Samsung Pay recently added the ability to use membership and loyalty cards with its mobile wallet app, allowing quick access to cards from places like your local library, club stores like Costco, and rewards from places like Starbucks and CVS.

Support for loyalty cards is not new to mobile wallets. What makes Samsung’s approach novel is how these cards are treated just like payment cards in the app. A consumer adds them to the wallet in the same way, and can also choose to make them made available through Simple Pay, Samsung’s top-of-wallet feature that enables quick card access from the phone’s lock screen.

By moving loyalty cards out of your wallet or off of your key ring, Samsung is showing consumers how mobile wallet storage of these credentials can be every bit as convenient as the plastic card.

More significantly, loyalty cards provide skeptical consumers with a low-risk way of test driving a mobile wallet to see how it works. While security is still the biggest reason consumers cite when asked why they do not use a mobile wallet, 25% also explain that they do not know how to use a mobile wallet.

Getting consumers to try loading a loyalty or membership card into Samsung Pay can help get these consumers over their educational hurdle and, in the process, may encourage repeat use of the wallet by reinforcing several key benefits, including:

  1. Simplicity of adding a new card. Snap a quick pic of your card, give it a name, and you are ready to go. Yes, adding a payment card does take a bit longer, and may even require a phone call to your bank to activate, but the first step in wallet adoption is simply getting consumers to try the functionality.
     
  2. Convenient access to the card. Swipe up on the Samsung Pay tab on the lock screen and your loyalty cards are instantly available. It almost certainly takes longer to get out your key ring or wallet to access your plastic card than a quick swipe on the phone that you probably already had in your hand. And, for those of you who hate having a dozen cards attached to your keys and turn instead to authenticating yourself at the point of sale by your telephone number, top-of-mobile wallet access proves to be far more convenient.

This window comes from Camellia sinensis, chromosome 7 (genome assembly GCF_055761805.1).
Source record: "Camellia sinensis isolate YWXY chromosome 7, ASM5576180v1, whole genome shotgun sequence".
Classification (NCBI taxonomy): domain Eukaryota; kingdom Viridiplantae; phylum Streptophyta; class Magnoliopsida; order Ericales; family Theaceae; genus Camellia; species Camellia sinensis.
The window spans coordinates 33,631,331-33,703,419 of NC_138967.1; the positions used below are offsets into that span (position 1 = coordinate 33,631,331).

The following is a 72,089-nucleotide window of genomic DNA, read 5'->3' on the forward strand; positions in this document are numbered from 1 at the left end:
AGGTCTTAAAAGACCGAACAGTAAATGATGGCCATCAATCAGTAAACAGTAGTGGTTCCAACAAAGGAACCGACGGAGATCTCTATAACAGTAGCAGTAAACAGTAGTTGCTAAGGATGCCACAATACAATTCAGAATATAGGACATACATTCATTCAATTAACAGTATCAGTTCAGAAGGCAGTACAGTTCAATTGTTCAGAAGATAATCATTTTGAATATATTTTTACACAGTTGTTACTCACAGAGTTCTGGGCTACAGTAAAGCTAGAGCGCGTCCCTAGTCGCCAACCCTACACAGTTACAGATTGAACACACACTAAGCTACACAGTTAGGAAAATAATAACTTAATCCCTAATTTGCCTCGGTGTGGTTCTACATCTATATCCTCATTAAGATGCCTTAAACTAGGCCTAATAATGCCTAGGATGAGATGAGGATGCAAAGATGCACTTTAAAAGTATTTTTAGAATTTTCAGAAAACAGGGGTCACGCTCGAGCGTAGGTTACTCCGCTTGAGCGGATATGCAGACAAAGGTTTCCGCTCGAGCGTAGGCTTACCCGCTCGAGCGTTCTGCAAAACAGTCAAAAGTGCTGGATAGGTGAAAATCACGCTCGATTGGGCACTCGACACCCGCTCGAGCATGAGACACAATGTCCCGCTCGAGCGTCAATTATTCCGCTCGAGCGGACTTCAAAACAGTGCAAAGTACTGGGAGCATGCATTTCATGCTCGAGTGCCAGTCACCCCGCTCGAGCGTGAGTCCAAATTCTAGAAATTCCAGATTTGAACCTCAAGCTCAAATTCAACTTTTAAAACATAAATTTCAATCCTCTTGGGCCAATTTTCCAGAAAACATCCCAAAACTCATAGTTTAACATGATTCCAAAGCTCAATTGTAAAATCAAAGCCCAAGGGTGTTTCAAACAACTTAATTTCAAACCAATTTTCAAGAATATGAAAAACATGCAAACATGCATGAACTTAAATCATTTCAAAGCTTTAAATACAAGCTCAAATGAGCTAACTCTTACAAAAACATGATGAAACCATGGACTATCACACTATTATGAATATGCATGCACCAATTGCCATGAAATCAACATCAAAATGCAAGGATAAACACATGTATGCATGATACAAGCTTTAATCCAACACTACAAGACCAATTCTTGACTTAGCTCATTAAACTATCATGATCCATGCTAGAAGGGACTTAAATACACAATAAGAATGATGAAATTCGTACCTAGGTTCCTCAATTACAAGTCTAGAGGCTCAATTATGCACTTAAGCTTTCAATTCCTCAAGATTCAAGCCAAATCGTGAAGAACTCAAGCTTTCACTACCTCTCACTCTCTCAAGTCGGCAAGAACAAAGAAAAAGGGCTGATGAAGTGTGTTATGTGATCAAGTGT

3. Low-stress trial use. Standing in line at Chick-fil-A with 20 people waiting behind you is not the best time to figure out how to use your new mobile wallet for the first time. Neither the cashier nor your fellow patrons are likely to patient while you figure things out. Stopping by the gym or the library can provide a much more wallet-friendly opportunity to give it a shot.

Loyalty card support will not answer consumers’ concerns over mobile wallet safety. Nor is it likely to move the needle much on merchant acceptance of multiple wallet solutions. But, if it gives consumers enough confidence to download the app to see what all the fuss is about, then it puts them one giant step closer to leaving their plastic cards behind.

Author

About Emmett Higdon

Emmett helps clients better understand and leverage the pivotal role that mobile technology plays in how consumers manage their financial accounts. As banking functionality seamlessly integrates with every aspect of consumers’ daily lives, Emmett works with banks to ensure that their brands remain prominent throughout. He introduced Javelin’s Mobile Experience Review to provide clients with deeper, actionable insight into how consumers adopt and use mobile banking apps, connected devices, and emerging features such as voice control, personal assistants, and biometric authentication.

With more than 20 years’ experience in online and mobile financial services, Emmett combines his analytic expertise with client-side experience and a keen understanding of consumer expectations to help clients craft digital banking adoption and engagement strategies.

Before joining Javelin, Emmett was a senior director of mobile strategy for TIAA-CREF and also founded Prizm Strategy, a mobile-payment and customer-experience consultancy. Previously he was an e-business and channel strategy analyst with Forrester Research and spent eight years as a vice president of payments and transfers for Citibank.

Emmett holds an MBA in marketing from Loyola University and a bachelor’s degree in the Writing Seminars from Johns Hopkins University.

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